In the last week or so, MLK50: Justice Through Journalism spent a lot of time covering Rep. Justin J. Pearson’s expulsion from and reinstatement to the Tennessee state legislature. There were many moving parts, and we used all of our platforms to tell this story, to inform, to provide context, to give meaning.

With the weekend, we got to take a breath, and I have had some time to reflect on what happened and what we, as an organization, can learn from it to produce better and deeper coverage.

A recurring theme in the representative’s comments throughout his ordeal was his invocation of the movement being led and sustained by young people (as it often is). “The reality is that pressure is necessary in order for us to make clear the arguments for change that we need to have and also necessary for us to build the democracy as the participation of the electoral process that creates change ultimately,” Pearson said.

So protest and voting will be key to changing the unyielding, cruel policies and those who create them. And the young people, like those who protested in favor of gun control in the well that fateful day, will lead much of the work.

I believe Pearson is right. I have written before about the low voter turnout of young people in Shelby County. I also know how officials often treat young people. On Friday, I read The Commercial Appeal’s story about the Memphis Police Department’s proposed initiative, which would create a new eight-person unit to attack actions that “disrupt the harmony” Downtown. The Juvenile Crime Abatement program would look for curfew violators, but also youth who are passing out flyers, dancing in the street and being inappropriately dressed. The program’s goal, according to an MPD video, is to help maintain “peace and order” Downtown; officers will “arrest juvenile offenders when necessary, and hold parents or legal guardians accountable for the presence and actions of their children in the downtown area.”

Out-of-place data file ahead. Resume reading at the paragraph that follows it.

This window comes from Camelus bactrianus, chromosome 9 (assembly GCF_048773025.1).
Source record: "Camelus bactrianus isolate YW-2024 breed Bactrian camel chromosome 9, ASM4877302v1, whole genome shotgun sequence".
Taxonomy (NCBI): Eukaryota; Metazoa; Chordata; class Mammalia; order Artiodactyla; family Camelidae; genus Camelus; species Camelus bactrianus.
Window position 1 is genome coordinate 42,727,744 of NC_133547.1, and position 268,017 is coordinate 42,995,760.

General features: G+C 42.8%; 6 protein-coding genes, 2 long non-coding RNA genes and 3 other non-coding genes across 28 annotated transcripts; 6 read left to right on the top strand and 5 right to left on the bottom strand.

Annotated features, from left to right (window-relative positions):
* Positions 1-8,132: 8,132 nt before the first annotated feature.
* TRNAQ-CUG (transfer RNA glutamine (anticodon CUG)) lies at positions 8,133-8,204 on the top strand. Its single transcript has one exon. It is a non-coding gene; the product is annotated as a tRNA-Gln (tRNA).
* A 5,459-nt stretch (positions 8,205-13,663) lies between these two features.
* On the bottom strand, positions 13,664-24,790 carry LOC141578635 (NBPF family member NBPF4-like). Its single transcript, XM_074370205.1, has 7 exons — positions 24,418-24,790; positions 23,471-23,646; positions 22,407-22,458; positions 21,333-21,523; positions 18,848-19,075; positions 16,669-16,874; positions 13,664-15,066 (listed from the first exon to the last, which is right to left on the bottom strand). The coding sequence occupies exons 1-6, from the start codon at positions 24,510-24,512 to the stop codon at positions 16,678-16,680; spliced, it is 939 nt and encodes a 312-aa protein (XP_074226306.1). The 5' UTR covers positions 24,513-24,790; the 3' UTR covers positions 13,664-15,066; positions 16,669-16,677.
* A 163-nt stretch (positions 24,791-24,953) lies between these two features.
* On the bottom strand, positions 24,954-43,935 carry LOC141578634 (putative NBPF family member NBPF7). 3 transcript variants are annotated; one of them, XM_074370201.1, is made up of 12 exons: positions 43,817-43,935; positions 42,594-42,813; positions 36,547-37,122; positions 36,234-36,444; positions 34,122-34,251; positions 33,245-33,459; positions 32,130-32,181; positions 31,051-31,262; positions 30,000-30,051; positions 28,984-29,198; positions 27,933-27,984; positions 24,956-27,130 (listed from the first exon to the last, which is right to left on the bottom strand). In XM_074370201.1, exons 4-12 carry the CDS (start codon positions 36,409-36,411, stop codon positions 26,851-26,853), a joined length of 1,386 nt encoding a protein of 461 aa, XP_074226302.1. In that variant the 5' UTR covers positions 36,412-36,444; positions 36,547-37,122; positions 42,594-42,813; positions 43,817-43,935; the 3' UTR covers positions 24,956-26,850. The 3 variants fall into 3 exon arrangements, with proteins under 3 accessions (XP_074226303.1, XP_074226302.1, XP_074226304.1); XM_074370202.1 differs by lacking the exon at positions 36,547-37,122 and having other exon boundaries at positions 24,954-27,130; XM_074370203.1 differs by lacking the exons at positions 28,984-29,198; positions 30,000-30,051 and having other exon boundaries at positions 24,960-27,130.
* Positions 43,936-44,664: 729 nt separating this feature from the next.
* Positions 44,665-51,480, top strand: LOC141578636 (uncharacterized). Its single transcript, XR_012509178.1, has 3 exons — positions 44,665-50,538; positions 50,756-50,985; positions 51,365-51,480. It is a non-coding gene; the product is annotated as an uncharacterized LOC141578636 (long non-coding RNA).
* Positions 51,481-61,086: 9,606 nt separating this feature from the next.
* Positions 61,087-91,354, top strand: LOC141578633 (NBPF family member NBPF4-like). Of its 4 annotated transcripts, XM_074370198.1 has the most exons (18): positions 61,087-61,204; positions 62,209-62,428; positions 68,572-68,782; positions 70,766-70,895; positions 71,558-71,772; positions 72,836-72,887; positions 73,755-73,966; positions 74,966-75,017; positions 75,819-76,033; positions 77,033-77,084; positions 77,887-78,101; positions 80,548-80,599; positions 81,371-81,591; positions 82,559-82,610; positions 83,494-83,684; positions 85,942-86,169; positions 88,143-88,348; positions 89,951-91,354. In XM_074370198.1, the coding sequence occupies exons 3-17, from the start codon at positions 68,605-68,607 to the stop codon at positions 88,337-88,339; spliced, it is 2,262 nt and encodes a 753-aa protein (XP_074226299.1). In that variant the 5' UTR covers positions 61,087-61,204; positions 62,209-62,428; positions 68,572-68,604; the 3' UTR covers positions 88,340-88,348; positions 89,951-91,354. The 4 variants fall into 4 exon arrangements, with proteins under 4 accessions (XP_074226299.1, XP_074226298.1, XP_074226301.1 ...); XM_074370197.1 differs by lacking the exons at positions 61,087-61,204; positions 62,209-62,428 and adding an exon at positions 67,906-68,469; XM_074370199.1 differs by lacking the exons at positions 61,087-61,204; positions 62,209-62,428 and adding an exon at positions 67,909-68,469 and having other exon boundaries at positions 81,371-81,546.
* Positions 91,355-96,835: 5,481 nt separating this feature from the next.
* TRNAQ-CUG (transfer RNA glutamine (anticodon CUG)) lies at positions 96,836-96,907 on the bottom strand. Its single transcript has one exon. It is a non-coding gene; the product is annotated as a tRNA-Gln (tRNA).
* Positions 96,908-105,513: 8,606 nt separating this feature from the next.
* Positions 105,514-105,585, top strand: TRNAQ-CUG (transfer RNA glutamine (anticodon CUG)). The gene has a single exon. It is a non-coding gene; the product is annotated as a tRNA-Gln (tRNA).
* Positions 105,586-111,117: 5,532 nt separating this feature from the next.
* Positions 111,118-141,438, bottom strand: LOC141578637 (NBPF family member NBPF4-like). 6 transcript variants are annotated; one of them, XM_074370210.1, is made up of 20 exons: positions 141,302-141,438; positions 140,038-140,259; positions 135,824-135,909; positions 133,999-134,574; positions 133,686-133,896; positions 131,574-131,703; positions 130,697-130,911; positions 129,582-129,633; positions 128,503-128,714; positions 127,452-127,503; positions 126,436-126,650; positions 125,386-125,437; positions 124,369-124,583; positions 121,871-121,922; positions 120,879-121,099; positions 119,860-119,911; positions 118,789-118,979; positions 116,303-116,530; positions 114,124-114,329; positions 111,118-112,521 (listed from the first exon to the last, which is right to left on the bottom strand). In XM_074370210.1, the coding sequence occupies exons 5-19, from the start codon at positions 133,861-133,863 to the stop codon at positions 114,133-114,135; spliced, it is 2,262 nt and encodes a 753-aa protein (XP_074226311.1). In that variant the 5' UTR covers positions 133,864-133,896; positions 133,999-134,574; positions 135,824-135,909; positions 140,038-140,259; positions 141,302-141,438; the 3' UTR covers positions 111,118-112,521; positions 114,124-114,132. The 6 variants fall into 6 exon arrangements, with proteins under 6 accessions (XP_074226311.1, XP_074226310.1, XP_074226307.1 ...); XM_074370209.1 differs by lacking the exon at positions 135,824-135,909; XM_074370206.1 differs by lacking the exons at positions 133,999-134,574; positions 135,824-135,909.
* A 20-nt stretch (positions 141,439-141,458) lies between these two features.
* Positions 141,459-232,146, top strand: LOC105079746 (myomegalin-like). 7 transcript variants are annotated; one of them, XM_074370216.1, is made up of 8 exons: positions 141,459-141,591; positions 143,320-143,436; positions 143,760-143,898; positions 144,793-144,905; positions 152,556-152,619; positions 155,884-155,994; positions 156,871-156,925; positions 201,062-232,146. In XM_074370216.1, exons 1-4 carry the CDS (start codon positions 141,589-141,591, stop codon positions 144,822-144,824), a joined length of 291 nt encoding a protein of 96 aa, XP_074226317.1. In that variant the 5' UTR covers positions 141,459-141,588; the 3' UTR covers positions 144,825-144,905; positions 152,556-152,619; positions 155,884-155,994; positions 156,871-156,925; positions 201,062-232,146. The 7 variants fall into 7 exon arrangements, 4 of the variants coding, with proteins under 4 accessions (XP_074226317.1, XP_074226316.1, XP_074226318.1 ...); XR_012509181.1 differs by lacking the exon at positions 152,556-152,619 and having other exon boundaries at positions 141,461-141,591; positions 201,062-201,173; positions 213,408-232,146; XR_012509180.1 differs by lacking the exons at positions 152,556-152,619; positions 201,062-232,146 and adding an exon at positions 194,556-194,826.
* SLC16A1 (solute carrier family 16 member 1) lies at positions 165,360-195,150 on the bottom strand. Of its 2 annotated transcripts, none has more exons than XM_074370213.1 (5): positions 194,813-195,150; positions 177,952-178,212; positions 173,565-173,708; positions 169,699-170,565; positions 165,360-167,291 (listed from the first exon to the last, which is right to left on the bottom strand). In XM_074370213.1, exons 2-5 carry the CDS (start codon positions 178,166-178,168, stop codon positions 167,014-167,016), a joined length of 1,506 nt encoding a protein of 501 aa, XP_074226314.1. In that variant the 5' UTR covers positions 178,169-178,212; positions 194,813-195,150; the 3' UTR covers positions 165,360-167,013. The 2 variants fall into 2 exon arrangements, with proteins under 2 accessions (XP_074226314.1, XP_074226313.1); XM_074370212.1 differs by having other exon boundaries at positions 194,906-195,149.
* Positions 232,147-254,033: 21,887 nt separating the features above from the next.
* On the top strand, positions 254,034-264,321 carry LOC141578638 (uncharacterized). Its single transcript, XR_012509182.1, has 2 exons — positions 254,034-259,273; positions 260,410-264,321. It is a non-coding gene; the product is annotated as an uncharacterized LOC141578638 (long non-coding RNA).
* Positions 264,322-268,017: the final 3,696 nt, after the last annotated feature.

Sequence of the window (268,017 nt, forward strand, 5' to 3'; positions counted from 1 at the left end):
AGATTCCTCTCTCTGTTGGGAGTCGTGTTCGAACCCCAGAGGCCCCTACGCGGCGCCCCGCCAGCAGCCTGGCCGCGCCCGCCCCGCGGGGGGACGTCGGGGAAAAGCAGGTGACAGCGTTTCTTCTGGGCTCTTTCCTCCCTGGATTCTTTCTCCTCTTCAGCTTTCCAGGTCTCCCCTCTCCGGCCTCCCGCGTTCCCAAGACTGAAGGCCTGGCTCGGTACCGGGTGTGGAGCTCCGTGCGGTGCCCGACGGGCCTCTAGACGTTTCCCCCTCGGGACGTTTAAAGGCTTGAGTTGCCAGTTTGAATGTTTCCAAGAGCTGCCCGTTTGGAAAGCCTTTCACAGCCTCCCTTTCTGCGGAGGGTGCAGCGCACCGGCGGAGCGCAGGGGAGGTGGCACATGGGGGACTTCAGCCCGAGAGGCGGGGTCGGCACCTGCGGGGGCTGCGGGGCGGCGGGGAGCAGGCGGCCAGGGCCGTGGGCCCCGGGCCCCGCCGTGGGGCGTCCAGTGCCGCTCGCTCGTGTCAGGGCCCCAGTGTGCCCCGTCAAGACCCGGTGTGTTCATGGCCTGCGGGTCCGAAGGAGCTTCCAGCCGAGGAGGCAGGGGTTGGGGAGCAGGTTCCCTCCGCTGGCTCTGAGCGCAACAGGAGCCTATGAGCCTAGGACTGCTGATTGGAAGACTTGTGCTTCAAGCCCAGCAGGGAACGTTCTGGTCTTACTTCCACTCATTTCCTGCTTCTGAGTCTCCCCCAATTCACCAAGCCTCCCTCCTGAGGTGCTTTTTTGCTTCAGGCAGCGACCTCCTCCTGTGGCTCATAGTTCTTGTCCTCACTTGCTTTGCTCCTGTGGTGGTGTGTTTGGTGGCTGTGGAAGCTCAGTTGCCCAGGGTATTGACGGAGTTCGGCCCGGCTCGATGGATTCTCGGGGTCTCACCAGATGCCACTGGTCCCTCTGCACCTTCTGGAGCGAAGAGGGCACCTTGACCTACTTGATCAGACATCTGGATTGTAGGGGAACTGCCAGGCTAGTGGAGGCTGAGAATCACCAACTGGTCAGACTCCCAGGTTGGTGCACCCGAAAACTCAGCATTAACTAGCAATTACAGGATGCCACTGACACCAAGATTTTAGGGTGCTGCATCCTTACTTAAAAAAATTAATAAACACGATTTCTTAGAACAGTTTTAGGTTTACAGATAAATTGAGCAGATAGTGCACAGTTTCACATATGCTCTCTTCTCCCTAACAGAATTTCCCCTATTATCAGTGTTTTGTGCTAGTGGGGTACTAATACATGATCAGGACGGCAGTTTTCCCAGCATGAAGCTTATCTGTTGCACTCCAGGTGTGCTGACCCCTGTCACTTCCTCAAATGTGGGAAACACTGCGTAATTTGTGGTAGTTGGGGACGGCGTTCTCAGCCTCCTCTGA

Thankfully, it looks like the program’s development has been halted. But I take note of its consideration because of something I read in the recently released book, “Poverty, By America.” In it, the author Matthew Desmond mentions research that shows that those stopped but not arrested by police are less likely to vote. I did a quick search after reading that and found other researchers have shown that even very short jail sentences drive people away from voting

Those kinds of programs chip away, even batter, a sense of citizenship. Voting should feel precious. But when you’ve been detained for little (or no) reason, the message is you’re not part of this democracy. Why vote?

I don’t subscribe to conspiracy theories. I don’t think the MPD got a call from the Republican supermajority in Nashville to figure out a way to depress the youth vote. But there’s no need to call. This way of thinking about justice and about young people and who gets to fully exercise their privileges as Americans is baked into the system. It’s the way things are. 

As a news site whose mission is to help people thrive and bear witness to movement-making, we pay attention to these patterns and actions. 

Yet, the last week proves that we can’t just record the process. We have to continue to figure out ways our work can undo the system’s intentions. 

Adrienne Johnson Martin is executive editor of MLK50: Justice Through Journalism. Contact her at

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